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Bishop Burnet Thoughts on Education

As for the place of education, it seems fittest for the persons of quality to breed their children out of their own houses; if their health be any way good and regular; and that because oft the fondness of parents, especially the mothers, is the loss of children; as also in a great family among many servants, especially grooms and footmen, there are many debordings and occasions of corrupting youth; and their also by their vain flatteries, spoil children. Great confluences of company will also occasion many necessary avocations to a boy; and too great a table may make a child too much a slave to his belly and taste. A private house, therefore, of some discreet friend, will be perhaps the best place for a child’s education. Thus the Carthaginians put all children of quality, after they were three years old, into the temples amongst the Priests, where they lived until they were twelve.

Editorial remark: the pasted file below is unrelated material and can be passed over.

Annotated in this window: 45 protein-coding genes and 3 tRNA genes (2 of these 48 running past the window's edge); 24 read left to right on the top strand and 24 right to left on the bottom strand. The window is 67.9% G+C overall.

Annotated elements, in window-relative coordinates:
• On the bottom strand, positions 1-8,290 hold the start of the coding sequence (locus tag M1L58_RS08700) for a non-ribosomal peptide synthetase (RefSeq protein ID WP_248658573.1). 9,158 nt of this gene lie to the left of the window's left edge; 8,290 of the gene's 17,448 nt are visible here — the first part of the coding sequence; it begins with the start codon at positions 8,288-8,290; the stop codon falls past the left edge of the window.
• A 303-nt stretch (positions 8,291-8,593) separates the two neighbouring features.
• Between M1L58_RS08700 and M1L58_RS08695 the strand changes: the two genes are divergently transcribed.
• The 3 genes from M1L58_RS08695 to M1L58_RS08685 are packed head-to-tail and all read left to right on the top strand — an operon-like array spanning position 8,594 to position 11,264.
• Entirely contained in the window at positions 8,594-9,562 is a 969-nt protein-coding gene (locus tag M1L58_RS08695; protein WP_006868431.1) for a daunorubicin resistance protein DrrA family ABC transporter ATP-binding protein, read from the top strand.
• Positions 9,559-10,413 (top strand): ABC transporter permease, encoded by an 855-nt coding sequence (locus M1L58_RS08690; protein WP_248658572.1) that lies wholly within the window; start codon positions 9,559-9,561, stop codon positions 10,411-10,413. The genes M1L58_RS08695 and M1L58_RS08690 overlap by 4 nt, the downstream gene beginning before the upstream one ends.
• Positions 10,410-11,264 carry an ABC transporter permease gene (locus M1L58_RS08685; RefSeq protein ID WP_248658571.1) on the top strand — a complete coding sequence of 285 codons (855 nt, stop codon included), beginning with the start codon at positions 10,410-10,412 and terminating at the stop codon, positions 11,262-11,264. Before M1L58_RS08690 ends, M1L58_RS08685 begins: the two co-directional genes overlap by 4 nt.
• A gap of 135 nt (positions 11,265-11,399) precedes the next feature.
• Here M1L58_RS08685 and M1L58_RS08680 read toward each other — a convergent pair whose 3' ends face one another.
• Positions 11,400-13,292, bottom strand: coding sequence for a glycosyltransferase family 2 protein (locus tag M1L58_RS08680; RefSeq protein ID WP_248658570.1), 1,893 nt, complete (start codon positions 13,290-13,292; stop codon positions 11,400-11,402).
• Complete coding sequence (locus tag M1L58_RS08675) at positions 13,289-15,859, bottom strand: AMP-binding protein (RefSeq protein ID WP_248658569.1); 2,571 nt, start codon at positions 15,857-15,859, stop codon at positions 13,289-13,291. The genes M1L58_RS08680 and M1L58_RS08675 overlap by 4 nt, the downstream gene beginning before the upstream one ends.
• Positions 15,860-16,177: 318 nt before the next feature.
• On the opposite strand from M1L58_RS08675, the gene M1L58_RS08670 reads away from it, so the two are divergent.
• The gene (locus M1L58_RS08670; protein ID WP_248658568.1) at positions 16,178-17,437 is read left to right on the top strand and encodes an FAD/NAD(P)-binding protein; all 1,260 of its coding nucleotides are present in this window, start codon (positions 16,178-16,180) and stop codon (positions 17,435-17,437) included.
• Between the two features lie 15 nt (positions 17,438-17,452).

For a child’s exercises, he should be allowed all that he hath a mind to, if they be not too excessive wasters of his body and devourers of his time. And a child, from whom parents would expect much comfort, should not be bred too softly, deliciously, or arrogantly, for this debauches them into sordid luxury and effeminacy. They should be therefore taught to eat any thing, and not to expect that every thing be done to them by servants; but learn to put on and off their clothes, and other things belonging to themselves; and so, however their fortune alter, they be early taught to bear a lower condition. Only fine clothes, and variety of them, is an encouragement I would not have denied to children; especially to such as see others of their own rank in good order. And so far have I adventured to say of children, while their childhood lasts; that is, until they be seven or eight years old; though many of the advices I have suggested may be of use to a riper age.